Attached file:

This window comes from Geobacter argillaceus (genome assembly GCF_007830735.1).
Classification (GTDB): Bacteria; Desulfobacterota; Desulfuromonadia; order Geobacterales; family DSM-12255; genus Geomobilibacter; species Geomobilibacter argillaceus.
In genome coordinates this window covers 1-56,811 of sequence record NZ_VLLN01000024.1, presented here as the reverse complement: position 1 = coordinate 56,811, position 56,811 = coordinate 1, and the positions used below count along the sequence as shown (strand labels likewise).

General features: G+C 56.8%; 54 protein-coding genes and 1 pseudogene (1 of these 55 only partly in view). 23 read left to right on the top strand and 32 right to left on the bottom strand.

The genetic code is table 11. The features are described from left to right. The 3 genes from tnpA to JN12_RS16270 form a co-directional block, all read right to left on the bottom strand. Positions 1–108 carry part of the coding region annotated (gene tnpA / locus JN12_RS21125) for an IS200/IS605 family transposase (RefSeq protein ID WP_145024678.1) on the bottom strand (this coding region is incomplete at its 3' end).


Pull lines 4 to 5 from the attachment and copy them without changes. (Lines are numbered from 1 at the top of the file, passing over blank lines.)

General features: G+C 56.8%; 54 protein-coding genes and 1 pseudogene (1 of these 55 only partly in view). 23 read left to right on the top strand and 32 right to left on the bottom strand.

The genetic code is table 11. The features are described from left to right. The 3 genes from tnpA to JN12_RS16270 form a co-directional block, all read right to left on the bottom strand. Positions 1–108 carry part of the coding region annotated (gene tnpA / locus JN12_RS21125) for an IS200/IS605 family transposase (RefSeq protein ID WP_145024678.1) on the bottom strand (this coding region is incomplete at its 3' end).